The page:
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Palace and Museum of the Inquisition (Museum of Mexican Medicine)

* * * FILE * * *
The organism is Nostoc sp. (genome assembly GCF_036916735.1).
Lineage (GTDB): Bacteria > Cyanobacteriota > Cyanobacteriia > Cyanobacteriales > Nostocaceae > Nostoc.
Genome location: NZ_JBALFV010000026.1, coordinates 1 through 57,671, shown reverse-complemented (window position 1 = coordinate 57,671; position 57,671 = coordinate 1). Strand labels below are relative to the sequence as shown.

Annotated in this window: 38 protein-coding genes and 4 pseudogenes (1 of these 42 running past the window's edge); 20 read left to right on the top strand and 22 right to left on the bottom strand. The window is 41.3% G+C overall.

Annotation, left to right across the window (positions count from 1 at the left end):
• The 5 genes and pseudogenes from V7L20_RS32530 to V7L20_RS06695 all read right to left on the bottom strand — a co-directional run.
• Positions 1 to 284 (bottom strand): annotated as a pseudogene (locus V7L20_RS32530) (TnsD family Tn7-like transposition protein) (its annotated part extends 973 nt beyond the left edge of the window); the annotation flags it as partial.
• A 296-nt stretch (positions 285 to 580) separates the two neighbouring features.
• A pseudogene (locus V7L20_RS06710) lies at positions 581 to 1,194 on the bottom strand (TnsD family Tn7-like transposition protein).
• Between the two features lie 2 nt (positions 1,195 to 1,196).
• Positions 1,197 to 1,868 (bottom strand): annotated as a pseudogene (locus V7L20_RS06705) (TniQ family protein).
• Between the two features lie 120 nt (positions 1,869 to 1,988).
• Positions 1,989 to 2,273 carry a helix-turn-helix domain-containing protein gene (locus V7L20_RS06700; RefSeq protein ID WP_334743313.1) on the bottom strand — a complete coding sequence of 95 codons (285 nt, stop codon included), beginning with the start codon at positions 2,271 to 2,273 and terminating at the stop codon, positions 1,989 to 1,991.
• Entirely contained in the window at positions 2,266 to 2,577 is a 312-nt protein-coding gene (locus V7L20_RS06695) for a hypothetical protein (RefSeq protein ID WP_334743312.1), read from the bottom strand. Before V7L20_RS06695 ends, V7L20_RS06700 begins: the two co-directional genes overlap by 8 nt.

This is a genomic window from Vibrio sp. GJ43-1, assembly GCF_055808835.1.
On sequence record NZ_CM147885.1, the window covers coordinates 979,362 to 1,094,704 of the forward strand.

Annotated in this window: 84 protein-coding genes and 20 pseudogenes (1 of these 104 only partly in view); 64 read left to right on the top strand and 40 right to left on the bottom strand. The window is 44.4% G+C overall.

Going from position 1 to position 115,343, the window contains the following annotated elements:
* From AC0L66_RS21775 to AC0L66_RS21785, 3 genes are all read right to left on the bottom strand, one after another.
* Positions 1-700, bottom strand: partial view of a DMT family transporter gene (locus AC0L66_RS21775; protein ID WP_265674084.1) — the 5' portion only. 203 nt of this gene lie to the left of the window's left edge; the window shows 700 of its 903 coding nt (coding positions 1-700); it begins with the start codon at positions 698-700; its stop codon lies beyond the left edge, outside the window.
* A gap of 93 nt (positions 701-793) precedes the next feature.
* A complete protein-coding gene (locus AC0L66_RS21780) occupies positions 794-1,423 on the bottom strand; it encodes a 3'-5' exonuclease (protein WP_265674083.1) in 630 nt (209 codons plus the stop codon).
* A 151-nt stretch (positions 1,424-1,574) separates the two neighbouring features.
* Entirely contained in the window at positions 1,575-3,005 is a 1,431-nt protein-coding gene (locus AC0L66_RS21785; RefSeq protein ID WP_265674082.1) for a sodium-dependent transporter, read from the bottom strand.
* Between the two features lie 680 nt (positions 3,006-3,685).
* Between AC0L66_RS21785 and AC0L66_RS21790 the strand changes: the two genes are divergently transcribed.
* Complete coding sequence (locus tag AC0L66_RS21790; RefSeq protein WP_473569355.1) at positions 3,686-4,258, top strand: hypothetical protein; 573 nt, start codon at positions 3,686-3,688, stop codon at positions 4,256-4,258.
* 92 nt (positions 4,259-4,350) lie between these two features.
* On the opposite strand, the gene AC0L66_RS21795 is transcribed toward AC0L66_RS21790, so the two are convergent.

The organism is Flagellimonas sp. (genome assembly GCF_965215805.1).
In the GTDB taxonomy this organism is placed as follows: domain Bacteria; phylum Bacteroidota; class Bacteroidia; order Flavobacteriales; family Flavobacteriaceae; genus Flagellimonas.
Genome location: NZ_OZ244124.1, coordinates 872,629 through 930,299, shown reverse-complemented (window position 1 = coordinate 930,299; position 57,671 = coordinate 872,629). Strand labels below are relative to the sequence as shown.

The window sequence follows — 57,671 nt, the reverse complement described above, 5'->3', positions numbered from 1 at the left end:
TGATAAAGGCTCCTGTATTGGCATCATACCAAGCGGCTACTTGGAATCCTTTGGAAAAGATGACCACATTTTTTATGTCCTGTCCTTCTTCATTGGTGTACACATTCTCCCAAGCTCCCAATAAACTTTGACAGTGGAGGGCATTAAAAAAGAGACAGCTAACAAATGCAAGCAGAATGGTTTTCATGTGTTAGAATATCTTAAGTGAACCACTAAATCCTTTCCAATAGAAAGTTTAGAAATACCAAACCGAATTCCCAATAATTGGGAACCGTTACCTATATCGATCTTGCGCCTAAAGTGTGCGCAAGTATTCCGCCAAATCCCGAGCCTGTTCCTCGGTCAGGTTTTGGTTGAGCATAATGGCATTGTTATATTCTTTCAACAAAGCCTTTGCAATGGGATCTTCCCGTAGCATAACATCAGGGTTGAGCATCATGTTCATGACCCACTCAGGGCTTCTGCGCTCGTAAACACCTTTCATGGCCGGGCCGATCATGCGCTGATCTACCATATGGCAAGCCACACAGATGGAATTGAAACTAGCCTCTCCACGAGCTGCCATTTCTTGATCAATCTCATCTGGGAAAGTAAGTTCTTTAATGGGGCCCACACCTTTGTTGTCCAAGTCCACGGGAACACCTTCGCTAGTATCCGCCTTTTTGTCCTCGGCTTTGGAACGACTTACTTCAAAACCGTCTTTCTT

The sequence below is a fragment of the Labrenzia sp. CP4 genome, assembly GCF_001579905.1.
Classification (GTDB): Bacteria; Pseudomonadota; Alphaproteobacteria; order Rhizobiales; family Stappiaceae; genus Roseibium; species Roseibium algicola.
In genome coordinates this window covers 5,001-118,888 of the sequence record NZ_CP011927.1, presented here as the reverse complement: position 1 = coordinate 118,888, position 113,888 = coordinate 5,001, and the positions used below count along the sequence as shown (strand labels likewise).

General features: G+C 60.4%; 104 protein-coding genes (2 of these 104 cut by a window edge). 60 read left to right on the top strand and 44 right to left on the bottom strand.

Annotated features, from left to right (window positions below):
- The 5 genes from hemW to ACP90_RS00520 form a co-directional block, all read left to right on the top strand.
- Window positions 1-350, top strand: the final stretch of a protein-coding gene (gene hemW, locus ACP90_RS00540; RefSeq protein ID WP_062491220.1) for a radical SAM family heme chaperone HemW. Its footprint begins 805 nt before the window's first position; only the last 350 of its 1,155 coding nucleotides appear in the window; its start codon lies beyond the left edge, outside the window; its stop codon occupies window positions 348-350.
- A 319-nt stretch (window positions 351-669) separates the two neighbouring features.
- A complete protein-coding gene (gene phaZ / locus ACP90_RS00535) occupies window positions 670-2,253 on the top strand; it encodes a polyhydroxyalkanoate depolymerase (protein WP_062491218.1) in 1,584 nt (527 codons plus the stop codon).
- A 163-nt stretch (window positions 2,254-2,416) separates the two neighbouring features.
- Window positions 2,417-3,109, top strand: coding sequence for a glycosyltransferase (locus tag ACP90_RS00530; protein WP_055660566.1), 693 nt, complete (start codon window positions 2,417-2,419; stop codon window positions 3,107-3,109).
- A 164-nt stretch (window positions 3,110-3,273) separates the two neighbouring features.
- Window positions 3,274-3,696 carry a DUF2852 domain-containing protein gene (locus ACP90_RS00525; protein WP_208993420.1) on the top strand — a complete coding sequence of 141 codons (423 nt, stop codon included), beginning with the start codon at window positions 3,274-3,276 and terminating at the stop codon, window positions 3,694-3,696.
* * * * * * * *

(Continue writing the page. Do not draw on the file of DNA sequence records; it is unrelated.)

The building dates from New Spain and the Viceroyalty, in fact, it is one of the best examples of New Spain architecture from the first half of the 18th century. The palace was built by the architect Pedro Arrieta. It is attached to the Faculty of Medicine of the National Autonomous University of Mexico and seeks to disseminate and preserve the history of Mexican medicine. It was the seat of the Tribunal of the Holy Office or Inquisition. It still preserves the memories of the cruel moments of religious persecution, which is why it opens its doors to the public in the form of a permanent exhibition, where the techniques and tools of the Inquisition are exhibited. The museum includes tours of the jail, the halls and the instruments with which people who rebelled against the regime or were considered sorcerers, witches, fortune-tellers, astrologers and others were judged. Later the genesis of the place was modified and it became a School of Medicine. Currently, as a museum, it has the rooms for Reconstructive Surgery, 19th Century Waxes, Histology, Herbalism, Botanical Garden, Pre-Hispanic Medicine, Embryology, Viceregal Picture Gallery, 19th Century Apothecary, as well as the Fragmented Body exhibition.






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